SGS, Edgecam and DMG-Mori highlight Advanced machining capabilities
Edgecam’s 5-axis capability and Waveform advanced machining functionality have been demonstrated at SGS Tool Europe’s headquarters and manufacturing facility in Wokingham.
The Edgecam User Group Meeting and 5-axis Workshop also included high performance cutting tool presentations along with machining demonstrations, with live cutting shown on 3-axis and 5-axis DMG machining centres installed in the company’s Technical Centre.
A roughing strategy used as a high speed machining technique, Waveform maintains a constant tool cutting load by ensuring the tool engagement into the material is consistent. The tool follows a smooth path to avoid sharp changes in direction which maintains the machine tool’s velocity.
While a typical concentric toolpath looks much simpler at first glance, problems occur from the material wrap around or ‘digging in’ to each corner, causing it to overload and leading to reduced tool life or breakage. In reality the machine tool operator has to reduce the cycle feed rate to compensate, increasing the manufacturing time. As Waveform maintains a constant engagement the feed rate can remain at the optimal value throughout the cycle, this will improve the tool life and greatly reduce the risk of tool breakage.
For pocket regions the tool will helical ramp to depth at the pocket centre, a continuous spiral will generate out until the edge of the pocket is reached, any remaining corners are then removed.
To maintain the tool engagement and chip load the tool path is automatically adjusted by the software. When cutting into a concave area, tool engagement is increased. The cycle adjusts the step over between the passes to compensate and maintain the desired engagement. When cutting a convex area the opposite effect occurs. As the material falls away the tool path step over is increased to maintain the desired engagement.
Barry Ward, SGS Technical Manager, explained that while Waveform toolpaths could be applied to most SGS high performance cutting tools, there were crucial points to be considered that would help make the ideal tool selection. These include raw material, type and power of the machine tool, work-holding rigidity, tool-holding quality, tool protrusion, internal corner radii, chip evacuation and coolant supply.
His presentation encompassed established SGS products, such as the Z-Carb AP and V-Carb as well as more recently developed products. These included the Series 51 T-Carb that has been specifically designed for trochoidal toolpaths; Series 66 Multi-Carb, that has been designed for stability with high feed finishing capabilities, featuring an increased number of flutes: Series 33 that are specifically designed for aggressive ramping, pocketing and slotting of stainless steel, as well as titanium and Inconel.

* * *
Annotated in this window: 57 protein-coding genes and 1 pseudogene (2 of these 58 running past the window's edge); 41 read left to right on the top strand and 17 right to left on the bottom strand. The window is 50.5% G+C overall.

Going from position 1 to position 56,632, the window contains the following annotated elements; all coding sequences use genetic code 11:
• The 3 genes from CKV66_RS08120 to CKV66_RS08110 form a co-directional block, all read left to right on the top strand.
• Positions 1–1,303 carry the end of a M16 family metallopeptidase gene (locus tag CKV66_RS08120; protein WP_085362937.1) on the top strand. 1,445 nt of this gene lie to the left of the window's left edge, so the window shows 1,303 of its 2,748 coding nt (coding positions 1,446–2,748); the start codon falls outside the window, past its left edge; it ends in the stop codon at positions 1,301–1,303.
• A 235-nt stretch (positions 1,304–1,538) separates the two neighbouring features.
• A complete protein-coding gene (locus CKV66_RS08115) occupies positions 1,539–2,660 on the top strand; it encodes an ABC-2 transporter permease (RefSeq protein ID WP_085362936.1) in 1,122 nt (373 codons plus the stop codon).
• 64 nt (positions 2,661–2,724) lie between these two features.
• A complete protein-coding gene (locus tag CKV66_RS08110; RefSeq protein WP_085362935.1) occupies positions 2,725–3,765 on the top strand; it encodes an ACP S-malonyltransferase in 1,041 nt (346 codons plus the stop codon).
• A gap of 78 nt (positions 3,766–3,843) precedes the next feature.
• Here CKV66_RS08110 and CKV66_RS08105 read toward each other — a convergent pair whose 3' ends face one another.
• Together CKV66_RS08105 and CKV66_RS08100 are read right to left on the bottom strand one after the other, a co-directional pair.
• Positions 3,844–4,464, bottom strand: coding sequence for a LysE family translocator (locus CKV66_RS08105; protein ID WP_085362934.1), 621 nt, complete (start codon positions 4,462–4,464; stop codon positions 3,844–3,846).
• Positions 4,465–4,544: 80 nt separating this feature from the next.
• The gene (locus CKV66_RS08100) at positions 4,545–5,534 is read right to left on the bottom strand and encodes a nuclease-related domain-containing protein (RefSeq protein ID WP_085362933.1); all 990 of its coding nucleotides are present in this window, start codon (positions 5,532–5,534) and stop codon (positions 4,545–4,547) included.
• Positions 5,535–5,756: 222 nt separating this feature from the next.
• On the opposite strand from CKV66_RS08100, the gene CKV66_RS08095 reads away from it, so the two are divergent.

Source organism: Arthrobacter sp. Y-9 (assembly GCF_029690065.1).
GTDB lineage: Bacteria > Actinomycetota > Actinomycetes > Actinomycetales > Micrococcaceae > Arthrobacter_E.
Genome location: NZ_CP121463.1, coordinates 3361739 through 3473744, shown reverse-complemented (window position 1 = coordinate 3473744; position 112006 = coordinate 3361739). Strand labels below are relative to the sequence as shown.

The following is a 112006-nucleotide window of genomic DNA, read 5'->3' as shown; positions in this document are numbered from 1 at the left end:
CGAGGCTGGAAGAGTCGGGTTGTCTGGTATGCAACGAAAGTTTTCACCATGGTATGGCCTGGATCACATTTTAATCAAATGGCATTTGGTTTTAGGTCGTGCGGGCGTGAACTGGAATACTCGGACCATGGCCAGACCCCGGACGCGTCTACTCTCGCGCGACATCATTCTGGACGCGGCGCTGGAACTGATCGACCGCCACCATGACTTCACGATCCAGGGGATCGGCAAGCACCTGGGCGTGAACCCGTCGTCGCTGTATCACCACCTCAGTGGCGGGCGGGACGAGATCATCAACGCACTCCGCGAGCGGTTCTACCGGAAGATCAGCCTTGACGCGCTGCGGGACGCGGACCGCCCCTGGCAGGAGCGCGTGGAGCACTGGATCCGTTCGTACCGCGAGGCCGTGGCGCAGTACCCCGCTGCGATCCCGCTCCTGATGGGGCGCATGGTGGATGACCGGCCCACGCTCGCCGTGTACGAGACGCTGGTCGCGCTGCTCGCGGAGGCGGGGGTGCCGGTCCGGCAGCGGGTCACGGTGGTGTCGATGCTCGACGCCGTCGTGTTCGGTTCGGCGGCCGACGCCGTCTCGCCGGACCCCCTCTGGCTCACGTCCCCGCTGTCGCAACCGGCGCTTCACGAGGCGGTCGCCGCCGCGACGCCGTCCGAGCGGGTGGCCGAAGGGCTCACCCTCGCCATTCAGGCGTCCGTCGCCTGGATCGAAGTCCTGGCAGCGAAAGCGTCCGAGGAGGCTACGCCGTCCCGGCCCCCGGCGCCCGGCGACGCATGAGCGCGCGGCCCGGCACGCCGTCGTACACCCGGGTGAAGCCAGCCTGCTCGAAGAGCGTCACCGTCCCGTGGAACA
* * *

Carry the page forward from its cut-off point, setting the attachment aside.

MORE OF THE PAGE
What the guests said:
Triumph Actuation Systems’ facility on the Isle of Man has three Edgecam seats complete with the software’s 5-axis machining module to support its Mazak multi-axis machine tools. Karl Sharp, NPI Manager (New Product Introduction), says: “We use Edgecam to support production and we use a lot of SGS solid carbide tools, so it is great to see the two companies working together. The presentations have given us a few ideas, combining the high performance tooling with Waveform techniques.”
The company always re-evaluates its manufacturing operations, and has previously seen benefits from the application of SGS tools with high efficiency NC toolpaths created in Edgecam. “We have already made savings of around 10 per cent on our longer machining cycle times,” explains Karl Sharp. “We have touched on Waveform’s capability in the past, but never really dived in. Now we have the impetus to reduced cycle times and increase tool life.”
Mike Simmonds has been Senior Production Engineer at Hewland Engineering for the past two and a half years. The motorsport transmission specialist is a long-term Edgecam user and sees the software as being at the core of its business. “We currently have seven seats but customer demand means we are looking to increase to 10, with additional 5-axis machining modules and on-machine probing.
“As well as seeing how Edgecam is being developed, events such as this provide us with the opportunity to get out of the rut. We can all become guilty of always doing things the same way, and it was refreshing to come here and see how others are using the software. Engineering is developing constantly; the rate of progress is fast and it provides growing challenges. In the motorsport industry we need to find things that are more productive and we are always looking to progress; looking outside of the envelope wherever we can.”
Wesley Tonks, Edgecam Strategic Partnership Manager, concludes: “Edgecam has been working closely with SGS Tool Europe during the past 18 months, combining CAM and tooling expertise. This has been very evident at this event with the case studies presented highlighting the gains that can be made.”